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The McGuirk Boarding House

Thu, 05/09/2019 - 16:40

With Mother’s Day approaching, this image of Ellen (Nellie) Gay McGuirk (1861-1929), seen standing on the porch of her boarding house behind her sons, speaks to the spirit of the holiday.

Nellie was born on Nov. 6, 1861, to James E. Gay and Mary Corrigan Gay in the original Rowdy Hall. In 1889, she married Thomas McGuirk (1861-1906) of Bridgehampton, and they had three children — James Thomas (1891-1954), John Leo (1893-1958), and Mary Elizabeth (1898-1975). After residing on Egypt Lane with Nellie’s father and brother, the McGuirks hired Frank and James Grimshaw in 1905 to build a “cottage” on Newtown Lane, which is where the photograph seen here was taken. 

Thomas McGuirk died in 1906 after experiencing an “abscess on the brain,” which may have resulted from a horse’s kick to the head. The week before he died, however, he transferred 12 acres on Newtown Lane, next to Charles H. Mott’s property, to Nellie. An obituary a week later reflected on his outstanding work ethic and skill as a property manager, foreman, and farmhand.

Now a widow, Nellie turned her home into a boarding house to support her family. She benefited from the house’s proximity to the train station and school, and by late 1908 had several female schoolteachers boarding with her. The boarding house was successful enough to hire a cook.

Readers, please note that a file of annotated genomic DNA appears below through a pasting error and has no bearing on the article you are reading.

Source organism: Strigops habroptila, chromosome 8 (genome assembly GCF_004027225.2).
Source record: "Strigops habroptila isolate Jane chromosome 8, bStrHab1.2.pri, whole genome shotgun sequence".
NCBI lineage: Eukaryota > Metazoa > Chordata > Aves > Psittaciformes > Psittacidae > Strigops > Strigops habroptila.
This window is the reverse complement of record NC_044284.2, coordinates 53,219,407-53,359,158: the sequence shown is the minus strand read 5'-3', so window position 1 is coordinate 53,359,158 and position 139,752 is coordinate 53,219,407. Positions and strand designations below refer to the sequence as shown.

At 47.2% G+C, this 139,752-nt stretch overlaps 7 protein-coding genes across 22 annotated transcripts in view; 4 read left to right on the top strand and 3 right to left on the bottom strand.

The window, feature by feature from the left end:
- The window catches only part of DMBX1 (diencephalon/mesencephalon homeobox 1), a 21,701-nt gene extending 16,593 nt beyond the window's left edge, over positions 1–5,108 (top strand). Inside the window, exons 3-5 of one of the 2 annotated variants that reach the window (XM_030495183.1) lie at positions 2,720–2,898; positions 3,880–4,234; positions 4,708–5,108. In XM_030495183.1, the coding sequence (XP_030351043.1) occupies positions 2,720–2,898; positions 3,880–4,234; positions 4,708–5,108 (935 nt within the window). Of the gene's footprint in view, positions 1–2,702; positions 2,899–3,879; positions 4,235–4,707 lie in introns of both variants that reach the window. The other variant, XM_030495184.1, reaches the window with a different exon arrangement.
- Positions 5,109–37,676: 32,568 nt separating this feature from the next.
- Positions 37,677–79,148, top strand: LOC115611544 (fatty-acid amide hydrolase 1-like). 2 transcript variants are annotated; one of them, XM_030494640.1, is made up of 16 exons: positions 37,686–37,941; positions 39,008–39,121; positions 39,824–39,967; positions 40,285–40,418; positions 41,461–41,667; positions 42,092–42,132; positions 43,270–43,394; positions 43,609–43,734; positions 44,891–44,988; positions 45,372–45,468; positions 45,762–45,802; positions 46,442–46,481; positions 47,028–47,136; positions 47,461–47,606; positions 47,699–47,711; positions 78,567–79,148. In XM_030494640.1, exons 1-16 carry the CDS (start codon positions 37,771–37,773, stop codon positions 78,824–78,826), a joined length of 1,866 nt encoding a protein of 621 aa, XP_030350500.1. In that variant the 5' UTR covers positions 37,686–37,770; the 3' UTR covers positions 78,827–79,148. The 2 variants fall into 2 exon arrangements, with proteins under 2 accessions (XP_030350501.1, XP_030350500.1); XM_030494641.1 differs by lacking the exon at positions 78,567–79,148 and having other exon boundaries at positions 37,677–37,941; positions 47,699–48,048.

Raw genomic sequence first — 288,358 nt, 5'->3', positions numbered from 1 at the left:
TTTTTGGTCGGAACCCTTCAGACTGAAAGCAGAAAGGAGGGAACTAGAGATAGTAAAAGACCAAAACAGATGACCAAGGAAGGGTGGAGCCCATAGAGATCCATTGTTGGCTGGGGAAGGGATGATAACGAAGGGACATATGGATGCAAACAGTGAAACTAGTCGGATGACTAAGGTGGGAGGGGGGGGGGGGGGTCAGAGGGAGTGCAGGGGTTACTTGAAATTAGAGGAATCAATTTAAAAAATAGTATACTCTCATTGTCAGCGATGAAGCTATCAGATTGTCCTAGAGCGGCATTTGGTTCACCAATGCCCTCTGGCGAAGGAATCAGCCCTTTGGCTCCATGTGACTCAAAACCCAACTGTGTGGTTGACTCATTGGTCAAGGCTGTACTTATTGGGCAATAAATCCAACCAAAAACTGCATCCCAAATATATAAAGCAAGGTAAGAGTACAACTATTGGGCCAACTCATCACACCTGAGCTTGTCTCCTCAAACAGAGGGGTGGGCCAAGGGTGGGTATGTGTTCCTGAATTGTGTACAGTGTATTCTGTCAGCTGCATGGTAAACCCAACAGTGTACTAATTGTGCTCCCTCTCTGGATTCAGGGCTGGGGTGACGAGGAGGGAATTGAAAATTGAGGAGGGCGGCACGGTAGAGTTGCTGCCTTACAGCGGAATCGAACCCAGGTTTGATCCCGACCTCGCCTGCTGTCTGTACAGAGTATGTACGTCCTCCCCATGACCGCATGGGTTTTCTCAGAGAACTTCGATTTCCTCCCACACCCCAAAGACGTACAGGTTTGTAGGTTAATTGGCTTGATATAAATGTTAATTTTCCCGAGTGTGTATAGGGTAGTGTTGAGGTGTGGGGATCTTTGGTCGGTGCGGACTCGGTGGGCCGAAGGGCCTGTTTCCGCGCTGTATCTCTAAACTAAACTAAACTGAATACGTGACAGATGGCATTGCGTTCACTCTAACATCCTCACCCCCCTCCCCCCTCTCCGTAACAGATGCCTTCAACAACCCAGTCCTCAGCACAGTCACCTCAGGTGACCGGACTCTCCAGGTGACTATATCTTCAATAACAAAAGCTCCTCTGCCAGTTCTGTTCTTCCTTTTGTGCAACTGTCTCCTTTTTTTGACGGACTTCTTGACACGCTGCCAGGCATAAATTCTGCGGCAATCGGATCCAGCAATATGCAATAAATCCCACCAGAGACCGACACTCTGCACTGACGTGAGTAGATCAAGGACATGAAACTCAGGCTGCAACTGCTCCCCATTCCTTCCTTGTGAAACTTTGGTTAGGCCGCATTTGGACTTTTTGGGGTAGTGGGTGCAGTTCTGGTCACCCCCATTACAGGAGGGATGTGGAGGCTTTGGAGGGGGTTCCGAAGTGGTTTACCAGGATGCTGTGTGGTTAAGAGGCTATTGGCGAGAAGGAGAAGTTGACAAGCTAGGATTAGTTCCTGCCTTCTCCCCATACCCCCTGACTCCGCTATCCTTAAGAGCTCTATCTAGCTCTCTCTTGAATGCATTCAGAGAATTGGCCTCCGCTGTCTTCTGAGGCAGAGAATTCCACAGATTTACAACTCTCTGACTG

As young men, Nellie’s boys found work in the building trades. Her eldest son, James Thomas, worked for Nellie’s relatives at E.M. Gay as a carpenter, while John Leo worked for S.C. Grimshaw as a plumber, before serving in World War I. The McGuirk boys brought up their own families in East Hampton. Their sister, Mary Elizabeth McGuirk, worked as a teacher and later a guidance counselor in both Orange and East Orange, N.J., returning to East Hampton for summer vacations and holidays.

Andrea Meyer is a librarian and archivist in the East Hampton Library’s Long Island Collection.

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